Treasure Mage: Trinket Mage is awesome because of the many brokenly efficient artifacts that you can tutor for and play immediately: Sensei’s Divining Top (SDT), Skullclamp, Chalice, Pithing Needle and Sol Ring are all fantastic cards that you want to get your hands on ASAP. Treasure Mage is proof that bigger isn’t necessarily better, since you can’t usually play it immediately, but in the mid-game having a steady stream of Wurmcoil Engine, Steel Hellkite and Darksteel Colossus could be backbreaking – never mind the more abusable cards like Mindslaver and Sundering Titan. Obviously though, if you aren’t playing fairly, then being able to grab something to cheat into play with Master Transmuter or similar is going to be a lot of fun – at least for you.

An honorable mention goes to Mitotic Manipulation. I don’t know how it’s going to happen, but this is breakable. It feels to me like the kind of card that someone will build around, wreck the table and then have to promise never to use the deck again. However, it may also be as crap as it looked at first sight.


Black Sun’s Zenith: Mono Black Control, how I love thee; let me count the ways! Sure, Damnation and Mutilate are the most efficient sweepers in black, and cards like Decree of Pain are awesome for their card draw angle as well, but BSZ is a strong option for a couple of reasons. Firstly, a smart aggro player can always play more creatures than the control player can sweep away – until now. Being able to restock your library allows you to play your sweepers a little more aggressively, and unlike Mutilate, which is a great but slightly situational sweeper, you can permanently reduce the threat that a creature poses even if X isn’t enough to kill everything immediately. Secondly, there are cards that combo well with the -1/-1 tokens, whether that is simply having a way to bounce your wounded warriors, playing fatties like Carnifex Demon, Deity of Scars and Grim Poppet or using Necroskitter to kill ‘em and claim ‘em. Thirdly, there is Flourishing Defenses. I’ll let someone else flesh this out a little more, but paying X when there are Y creatures on the board will give you XY Elf tokens – or even more if you have Blowfly Infestation out as well. That puts the XY in SEXY (a little algebra humor for you there, and I do mean a little). I’m thinking Coat of Arms and Altar of Dementia, or perhaps a Mass Polymorph to dump your whole army onto the table, but I’ll let you figure out the best way to abuse your legion of tokens.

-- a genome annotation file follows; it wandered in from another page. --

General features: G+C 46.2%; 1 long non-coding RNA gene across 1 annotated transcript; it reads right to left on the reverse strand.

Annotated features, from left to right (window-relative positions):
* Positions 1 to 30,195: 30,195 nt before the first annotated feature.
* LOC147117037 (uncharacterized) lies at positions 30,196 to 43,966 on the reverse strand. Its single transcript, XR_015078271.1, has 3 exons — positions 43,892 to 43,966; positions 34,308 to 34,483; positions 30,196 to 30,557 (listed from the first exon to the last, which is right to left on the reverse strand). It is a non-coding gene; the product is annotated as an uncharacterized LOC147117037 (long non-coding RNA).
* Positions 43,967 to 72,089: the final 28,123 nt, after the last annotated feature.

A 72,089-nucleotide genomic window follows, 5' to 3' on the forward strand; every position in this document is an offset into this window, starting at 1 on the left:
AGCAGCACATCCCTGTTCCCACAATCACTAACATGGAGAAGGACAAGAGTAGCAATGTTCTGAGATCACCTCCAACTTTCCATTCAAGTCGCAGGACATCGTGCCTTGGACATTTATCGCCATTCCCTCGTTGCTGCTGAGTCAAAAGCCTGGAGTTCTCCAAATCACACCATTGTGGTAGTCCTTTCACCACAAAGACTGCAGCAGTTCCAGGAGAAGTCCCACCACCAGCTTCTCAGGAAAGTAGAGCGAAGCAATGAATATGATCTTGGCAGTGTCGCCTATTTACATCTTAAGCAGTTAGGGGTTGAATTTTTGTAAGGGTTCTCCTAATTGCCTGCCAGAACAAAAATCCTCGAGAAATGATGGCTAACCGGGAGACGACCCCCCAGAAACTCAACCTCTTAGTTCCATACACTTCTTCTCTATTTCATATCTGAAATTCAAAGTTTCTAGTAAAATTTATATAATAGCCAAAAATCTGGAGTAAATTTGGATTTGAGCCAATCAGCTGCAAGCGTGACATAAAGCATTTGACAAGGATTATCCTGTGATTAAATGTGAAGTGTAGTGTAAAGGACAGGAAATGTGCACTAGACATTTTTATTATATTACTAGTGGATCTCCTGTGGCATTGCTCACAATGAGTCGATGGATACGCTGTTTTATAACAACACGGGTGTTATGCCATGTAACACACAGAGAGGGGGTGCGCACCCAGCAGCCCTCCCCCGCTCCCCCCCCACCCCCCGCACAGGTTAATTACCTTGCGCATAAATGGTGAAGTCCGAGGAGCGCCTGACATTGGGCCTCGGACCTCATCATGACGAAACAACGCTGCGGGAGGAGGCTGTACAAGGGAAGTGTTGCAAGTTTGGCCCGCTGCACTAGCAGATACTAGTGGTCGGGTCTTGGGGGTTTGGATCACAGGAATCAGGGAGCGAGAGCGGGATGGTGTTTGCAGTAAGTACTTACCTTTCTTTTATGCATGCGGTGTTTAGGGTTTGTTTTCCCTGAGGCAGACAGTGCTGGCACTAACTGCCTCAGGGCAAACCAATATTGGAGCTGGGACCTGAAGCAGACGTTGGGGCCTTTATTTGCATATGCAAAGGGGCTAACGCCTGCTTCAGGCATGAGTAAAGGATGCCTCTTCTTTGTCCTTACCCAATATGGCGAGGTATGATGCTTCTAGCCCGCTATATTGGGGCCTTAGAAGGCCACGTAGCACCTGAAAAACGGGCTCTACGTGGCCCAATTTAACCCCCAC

Go for the Throat: Will this replace Terror and Doom Blade in every deck I have? Quite possibly, certainly once the artifact frenzy of Mirrodin has subsided. There are usually more black critters than regenerating critters, which automatically makes this superior to Terror in most situations, and a lot of good regenerators are black anyway, so you’ve got a better chance of killing them with this. Also, regeneration always has some cost attached to it, so you can play around regeneration and Go for the Throat when they’re tapped out; you can’t play around a creature’s colors![1]

Sangromancer: Something you can build around, certainly, although my discard-control decks usually try to be creatureless. However, if you just want to chuck this in a random deck, there are always going to be creatures going to the grumper, and Sangromancer lets you profit from the misfortune of others (I’m sorry for your loss, but I’m still going to gain the life!). Frankly, a lot of black’s four-drops are so crap that a flying Hill Giant is a relatively good play anyway, but especially in a 20-life format, the occasional three life top-up can make a big difference. This is also a respectable option for the four-mana slot of a Vampire deck if you don’t have the Nocturnus (who is still a bit pricey).

All of the Infect stuff: OK, let’s just get this out of the way. There are a lot of new Infect cards, they’re basically only playable in dedicated Infect decks, and if you have already made a couple of poison decks then you might be a bit sick of them by this point. Add to that, there’s the fact that everyone who understands the difference between Linear and Modular mechanics (ask Maro) tends to complain about WotC building our decks for us when there’s a strong linear mechanic like Infect. Still, I’m happy with the new Infect cards overall for a couple of reasons: firstly, I don’t mind if someone else builds the decks as long as I can have fun playing them. More importantly, the new cards give us more variety than weenie-weenie-weenie-Putrefax (in G/x Infect decks) or weenie-weenie-weenie-Skithiryx (in B/x Infect decks). You now have enough critters to run a variety of decks with different mana curves, themes and strategies (hello, Corrupted Conscience!), which I think opens up the mechanic much more than Scars did. This tells us that WotC has learned the lesson of Kamigawa, where the Splice/Arcane mechanic was underused and underdeveloped to the point where it is very difficult to build a deck around it. Get down with the sickness!!